By O’Ceallaigh –
(This is not mine, but it is exactly like mine!)
Some guy who had a lot more money than I did in 1964 bought an Alfa Romeo 2600 Spyder convertible. Driving down a street in Cleveland, or somewhere near there, he ran over a manhole that was about 5 inches high. That was about one inch higher than the clearance for the front cross member on the car.
The cross member took the hit. It moved back into the cast aluminum oil-pan which broke in pieces. The front fenders both buckled just over the wheels. The guy’s head hit the windshield.
I bought the wreck.
I had no idea it would be so hard to buy replacement parts for this Italian sports car. The only place they could be found was Aston Martin Lagonda in Philadelphia or somewhere around there. I called to order the parts.
“Sorry sir, I can’t sell them to you. You’re not an authorized dealer!”
“Well, where am I supposed get the parts I need?” I asked.
“If you send us a telegram, we’ll send you what you need.”
My initial response was to say, – “What?” – I didn’t say a word.
I went to Western Union and sent a telegram with a list of parts. They arrived two days later along with an exorbitant bill.
I didn’t argue! I paid the bill!
I spent my free time that winter fixing the Alfa.
I think it was sometime around the last week of February that I put the final coat of paint on the front fenders, spotting it in to match the original. It was ready for a test drive.
I worked at the Ambulance Service and frequently dropped in at the two hospitals in town with patients. I had an affinity for nurse’s Uniforms at the time and New Years Eve of 1964 was no exception. The nature of the evening caused it to be a very busy night.
At about 0630 on New Years Day we dropped off a patient in the ER and went to the cafeteria for breakfast. We joined a couple of Uniforms at a large round table. One of those uniforms was filled with a tiny little wisp of a thing named Kathy, talking about sky-diving! I wasn’t impressed.
Now, I left you hanging after the Alfa was repaired and ready for a test drive. I wiped it down so the bright red paint was as bright red as it could possibly be. I put the key in the ignition.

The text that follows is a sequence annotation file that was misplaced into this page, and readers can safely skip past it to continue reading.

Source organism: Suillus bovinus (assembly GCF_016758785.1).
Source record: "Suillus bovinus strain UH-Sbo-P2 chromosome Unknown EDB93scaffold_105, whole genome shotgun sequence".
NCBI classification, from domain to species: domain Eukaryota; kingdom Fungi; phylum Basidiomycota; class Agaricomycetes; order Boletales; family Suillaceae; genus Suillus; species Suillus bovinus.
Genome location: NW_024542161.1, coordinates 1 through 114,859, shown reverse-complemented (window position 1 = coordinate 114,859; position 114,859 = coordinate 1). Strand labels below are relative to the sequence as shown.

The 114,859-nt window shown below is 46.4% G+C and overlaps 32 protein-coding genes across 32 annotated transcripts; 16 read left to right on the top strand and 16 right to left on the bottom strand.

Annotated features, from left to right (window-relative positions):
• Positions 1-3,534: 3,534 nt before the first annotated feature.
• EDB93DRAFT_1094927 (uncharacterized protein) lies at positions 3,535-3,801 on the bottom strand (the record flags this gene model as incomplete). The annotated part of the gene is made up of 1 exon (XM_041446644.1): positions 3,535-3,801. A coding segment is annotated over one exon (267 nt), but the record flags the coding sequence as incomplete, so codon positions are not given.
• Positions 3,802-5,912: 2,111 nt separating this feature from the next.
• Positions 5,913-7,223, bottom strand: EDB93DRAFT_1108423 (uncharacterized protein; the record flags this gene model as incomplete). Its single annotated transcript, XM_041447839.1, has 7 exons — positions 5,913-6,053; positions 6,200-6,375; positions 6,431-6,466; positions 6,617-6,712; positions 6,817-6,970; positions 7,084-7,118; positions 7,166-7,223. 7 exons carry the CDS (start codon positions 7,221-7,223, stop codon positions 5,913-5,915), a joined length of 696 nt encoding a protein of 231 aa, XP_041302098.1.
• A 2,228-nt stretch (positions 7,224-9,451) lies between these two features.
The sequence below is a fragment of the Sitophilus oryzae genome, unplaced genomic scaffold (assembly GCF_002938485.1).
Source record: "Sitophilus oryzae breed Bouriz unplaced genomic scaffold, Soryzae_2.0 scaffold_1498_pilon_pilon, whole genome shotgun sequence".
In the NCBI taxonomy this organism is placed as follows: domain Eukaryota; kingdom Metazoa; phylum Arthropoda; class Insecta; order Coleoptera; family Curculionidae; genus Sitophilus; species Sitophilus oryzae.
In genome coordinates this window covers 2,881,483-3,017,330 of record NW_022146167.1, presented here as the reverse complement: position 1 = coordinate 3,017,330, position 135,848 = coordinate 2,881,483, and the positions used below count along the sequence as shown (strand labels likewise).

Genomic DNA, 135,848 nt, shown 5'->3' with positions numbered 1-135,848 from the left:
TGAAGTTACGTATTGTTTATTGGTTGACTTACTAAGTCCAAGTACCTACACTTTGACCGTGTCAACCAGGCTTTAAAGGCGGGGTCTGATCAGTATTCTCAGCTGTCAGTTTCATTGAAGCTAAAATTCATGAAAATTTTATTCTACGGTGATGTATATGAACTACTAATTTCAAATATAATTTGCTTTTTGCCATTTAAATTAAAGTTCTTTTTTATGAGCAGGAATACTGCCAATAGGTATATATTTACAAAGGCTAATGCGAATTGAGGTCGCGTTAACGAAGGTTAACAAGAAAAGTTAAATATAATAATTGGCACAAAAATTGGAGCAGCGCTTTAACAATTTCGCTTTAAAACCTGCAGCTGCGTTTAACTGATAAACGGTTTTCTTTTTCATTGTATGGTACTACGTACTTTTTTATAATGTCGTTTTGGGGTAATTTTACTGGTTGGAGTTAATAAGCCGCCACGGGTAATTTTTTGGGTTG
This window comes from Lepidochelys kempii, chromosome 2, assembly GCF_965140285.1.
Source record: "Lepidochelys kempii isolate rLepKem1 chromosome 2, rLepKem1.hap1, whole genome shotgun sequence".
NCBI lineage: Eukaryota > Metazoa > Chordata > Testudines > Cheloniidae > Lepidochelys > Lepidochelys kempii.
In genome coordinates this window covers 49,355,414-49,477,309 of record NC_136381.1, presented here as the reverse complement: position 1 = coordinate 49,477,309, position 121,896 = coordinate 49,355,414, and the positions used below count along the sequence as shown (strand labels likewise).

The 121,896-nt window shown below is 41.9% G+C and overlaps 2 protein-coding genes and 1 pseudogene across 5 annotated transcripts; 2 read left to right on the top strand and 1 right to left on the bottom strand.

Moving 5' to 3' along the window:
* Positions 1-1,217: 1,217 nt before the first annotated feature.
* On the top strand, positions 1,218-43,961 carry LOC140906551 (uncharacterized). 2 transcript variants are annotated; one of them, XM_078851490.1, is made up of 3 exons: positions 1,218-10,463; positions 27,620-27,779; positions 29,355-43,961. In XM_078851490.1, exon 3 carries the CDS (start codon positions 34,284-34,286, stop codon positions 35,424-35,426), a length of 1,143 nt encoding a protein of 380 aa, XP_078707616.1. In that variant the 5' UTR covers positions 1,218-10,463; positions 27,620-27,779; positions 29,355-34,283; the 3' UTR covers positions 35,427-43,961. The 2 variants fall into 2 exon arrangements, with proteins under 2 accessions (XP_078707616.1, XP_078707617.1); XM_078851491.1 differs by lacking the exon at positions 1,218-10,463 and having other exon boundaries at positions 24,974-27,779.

This car had three side draft S/U carburetors! I used to know the brand name, S/U is all I remember. It had twin overhead cams and an Abarth exhaust. Do you know how it sounded?
I turned to key!
Connect the battery!!
I turned the key!
It roared to life! What a sound!
The tachometer red-lined at 7000 RPM! Wow.
For the next couple of weeks I had my Alfa parked in front of the Ambulance Service where people could walk by and admire it. I didn’t drive it much. You know, snow, salt, slush: it was February! Or March or, somewhere around there. Then there was a day in March. The first warm day of the year! It must have been about 50 degrees.
Now, you have to realize that, up north, at 50 degrees, in the springtime, if you have a convertible, the top goes down. I drove the Alfa west on Third Street that warm afternoon. Second gear! The Abarth exhaust rumbling!
“Hey, O’Ceallaigh!” Someone shouted. It was that Uniform! Filled with that 92 pound wisp of a thing. We ended up in The Ritz Restaurant for the next hour and from that time until we were married on June 17, there was only one 24 hour period that we didn’t see each other.
I’m not sure if it was me, my blue madras jacket or the Alfa. It was probably a combination of all three. Whatever it was, there must have been some staying power somewhere. That was 50 years ago.
That was The Day of the Alfa.
It would be nice if I still had that car! But then….